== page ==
Set on the ground floor of the beautiful Marriott Marquis, Xochi is chef Hugo Ortega’s most creative endeavor to date (its name means “to bloom” or “to catch fire”). Here, both the chef’s imagination and respect for tradition shine through the richness of Oaxaca, with a variety of masa preparations, complex and mellow moles, fire-roasted and topped tortillas known as tlayudas, and surprisingly pleasing touches like chicatanas and chapulines (those are ants and grasshoppers). Pair it all with mezcals, tequilas, and Mexican craft beers.
Best homestyle Mexican: Irma's Original
This longtime treasure switches up its 16-item menu based on the availability of ingredients -- and owner Irma Galvan’s culinary intuition. The handmade pork roast tamale is out-of-this-world, rocking a seamless meat-to-masa ratio. Get at least one to share, then fill up on fresh spinach enchiladas, picadillo chiles relleno, fish tacos, and Irma’s homemade flan. Those looking for a genuine Mexican meal before a ballgame can check out Irma’s Southwest Grill, located across from Minute Maid Park (go ‘stros!).
Best for cheap tacos and a beer: Tacos Tierra Caliente
Fact: Stuffing your face with this truck’s righteous tacos whilst sipping a cold one at the neighboring West Alabama Ice House is a Houston right of passage; one that needs to be honored time and time again. You’ll need at least three of the small-but-mighty numbers to even begin to fill that hunger pang, but at $1.50 to $2 a pop, that’s very doable. Choose flour or corn, fill with barbacoa, pastor, and lengua, say “yes” to chopped onion and cilantro, and pack in your own intense red and green salsas.
Best for Mexican breakfast: Puebla’s Mexican Kitchen
Desayuno is served all day at this friendly neighborhood cafe. As an added bonus, it’s also super-cheap, with the entire breakfast menu sitting under $6. Go for huevos con machado, in which farm-fresh eggs are scrambled with Mexican-style dry beef and served with refried beans, spicy salsa, and tortillas; or try the traditional chilaquiles, a “breakfast nacho” deal loaded with your choice of tomatillo, guajillo or ranchero sauce -- all made in-house.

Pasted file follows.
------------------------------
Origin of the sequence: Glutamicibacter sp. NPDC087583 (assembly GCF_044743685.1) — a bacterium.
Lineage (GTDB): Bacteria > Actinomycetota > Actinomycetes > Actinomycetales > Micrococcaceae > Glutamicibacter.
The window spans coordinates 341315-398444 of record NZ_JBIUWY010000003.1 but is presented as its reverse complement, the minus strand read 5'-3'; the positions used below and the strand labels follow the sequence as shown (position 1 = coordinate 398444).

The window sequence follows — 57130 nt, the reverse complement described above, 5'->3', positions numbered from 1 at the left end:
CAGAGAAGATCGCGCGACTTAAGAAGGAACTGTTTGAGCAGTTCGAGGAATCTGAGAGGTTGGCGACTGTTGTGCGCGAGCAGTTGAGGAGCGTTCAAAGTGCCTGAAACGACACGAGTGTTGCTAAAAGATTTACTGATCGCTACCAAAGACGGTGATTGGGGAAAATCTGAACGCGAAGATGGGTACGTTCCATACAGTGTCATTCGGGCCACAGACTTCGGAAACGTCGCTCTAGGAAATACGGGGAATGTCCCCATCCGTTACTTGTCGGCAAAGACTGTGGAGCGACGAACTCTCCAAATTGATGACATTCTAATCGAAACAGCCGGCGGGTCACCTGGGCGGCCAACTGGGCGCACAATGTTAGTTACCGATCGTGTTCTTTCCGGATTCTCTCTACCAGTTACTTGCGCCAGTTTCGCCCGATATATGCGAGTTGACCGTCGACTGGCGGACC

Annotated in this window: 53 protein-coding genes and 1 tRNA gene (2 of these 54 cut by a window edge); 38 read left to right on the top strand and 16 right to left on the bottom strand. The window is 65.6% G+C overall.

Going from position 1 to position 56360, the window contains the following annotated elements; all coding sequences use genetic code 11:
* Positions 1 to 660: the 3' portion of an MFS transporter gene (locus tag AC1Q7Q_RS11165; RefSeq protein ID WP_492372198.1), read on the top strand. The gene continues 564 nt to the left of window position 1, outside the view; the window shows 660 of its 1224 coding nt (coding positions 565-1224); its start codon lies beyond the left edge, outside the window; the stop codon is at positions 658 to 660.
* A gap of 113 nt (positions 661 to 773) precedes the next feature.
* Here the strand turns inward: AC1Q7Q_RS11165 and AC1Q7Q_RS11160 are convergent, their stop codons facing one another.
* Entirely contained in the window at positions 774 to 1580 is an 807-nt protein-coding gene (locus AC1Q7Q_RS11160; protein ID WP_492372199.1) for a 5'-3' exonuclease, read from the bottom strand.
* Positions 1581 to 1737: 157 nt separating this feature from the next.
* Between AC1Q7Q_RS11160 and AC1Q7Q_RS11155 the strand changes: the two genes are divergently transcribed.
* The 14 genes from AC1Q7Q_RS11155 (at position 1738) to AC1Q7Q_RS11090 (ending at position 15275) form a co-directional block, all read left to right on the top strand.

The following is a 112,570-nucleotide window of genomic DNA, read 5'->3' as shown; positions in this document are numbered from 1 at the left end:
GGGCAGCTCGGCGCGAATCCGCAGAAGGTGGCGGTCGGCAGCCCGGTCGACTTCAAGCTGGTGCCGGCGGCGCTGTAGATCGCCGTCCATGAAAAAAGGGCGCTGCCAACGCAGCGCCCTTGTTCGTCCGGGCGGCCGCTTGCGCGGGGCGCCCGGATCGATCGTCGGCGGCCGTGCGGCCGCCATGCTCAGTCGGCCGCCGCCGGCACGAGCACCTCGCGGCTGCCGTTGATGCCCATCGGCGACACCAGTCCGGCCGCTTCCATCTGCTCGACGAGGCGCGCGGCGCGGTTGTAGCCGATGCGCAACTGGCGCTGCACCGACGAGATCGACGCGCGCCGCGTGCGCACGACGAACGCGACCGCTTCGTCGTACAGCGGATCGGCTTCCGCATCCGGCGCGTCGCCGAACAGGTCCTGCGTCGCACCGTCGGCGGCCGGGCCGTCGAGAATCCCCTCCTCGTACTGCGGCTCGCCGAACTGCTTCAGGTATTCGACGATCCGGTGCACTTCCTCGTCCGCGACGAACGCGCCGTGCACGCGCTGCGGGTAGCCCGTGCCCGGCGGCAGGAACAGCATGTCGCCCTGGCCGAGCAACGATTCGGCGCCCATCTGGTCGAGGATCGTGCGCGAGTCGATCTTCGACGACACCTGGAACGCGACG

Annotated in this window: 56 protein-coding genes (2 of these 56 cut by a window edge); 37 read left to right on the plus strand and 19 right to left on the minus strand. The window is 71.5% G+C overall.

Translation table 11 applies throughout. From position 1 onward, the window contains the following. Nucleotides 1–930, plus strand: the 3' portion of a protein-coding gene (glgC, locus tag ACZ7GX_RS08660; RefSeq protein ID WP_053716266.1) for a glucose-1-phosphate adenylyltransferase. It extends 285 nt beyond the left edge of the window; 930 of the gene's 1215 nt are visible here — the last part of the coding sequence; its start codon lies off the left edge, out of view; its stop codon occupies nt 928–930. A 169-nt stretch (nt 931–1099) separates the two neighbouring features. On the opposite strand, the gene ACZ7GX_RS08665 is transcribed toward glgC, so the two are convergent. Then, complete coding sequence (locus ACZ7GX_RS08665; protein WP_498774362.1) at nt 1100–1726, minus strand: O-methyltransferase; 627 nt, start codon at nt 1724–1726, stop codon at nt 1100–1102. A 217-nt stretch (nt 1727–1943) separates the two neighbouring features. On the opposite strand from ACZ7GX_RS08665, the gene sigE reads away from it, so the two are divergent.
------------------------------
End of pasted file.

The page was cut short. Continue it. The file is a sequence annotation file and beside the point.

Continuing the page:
Best breakfast tacos: Laredo Taqueria
Washington (& other locations)
Laredo is worth the inevitable line for its fat-laden tortillas alone. You’ll need to study the menu as you wait in it and make your way up to the cafeteria-style steam tables, because once you’re there, things escalate faster than Kanye’s tweets. Get things like spicy potatoes, nopales, perfectly blended chorizo and eggs, crispy chicharrones, refried beans, and salsas. Or just point and smile... all of it is getting shoved into some of the softest, tastiest tortillas in town, anyway.
Best for a crowd: The Original Ninfa's on Navigation
Though Ninfa’s is most notorious for its classic Tex-Mex fajitas, locals also visit for more traditional Mexican fare. “Mama” Ninfa Laurenzo kicked things off by saving her family’s struggling tortilla factory in 1973, and chef Alex Padilla has done an incredible job of manning the reins. Skip the chile con queso and start with queso flameado, a stretchy cheese prepared tableside and served in grade-A handmade tortillas (you’ll see those being prepped when you walk in); then dig into wood-roasted tacos de pulpo, Oaxacan-style banana leaf tamales, and slow-cooked cochinita pibil. Wash it all down with boozy frozen margaritas to keep the fiesta going.
Best for tamales: Alamo Tamale & Taco
East End (& Northside)
We Houstonians are all about that tamale life; sit at any bar long enough and you’ll likely hear that beautiful “tamale, tamale” siren song, prompting you to spring some cash for a foil-wrapped pack of the good stuff. And sure, your abuela may make the best in town, but the second best in town are definitely the hand-rolled ones here at Alamo. Get the oily beauts loaded with things like jalapeño and cheese, sweet corn, or shredded pork. Dip in both red and green sauce. Eat. Rinse. Repeat.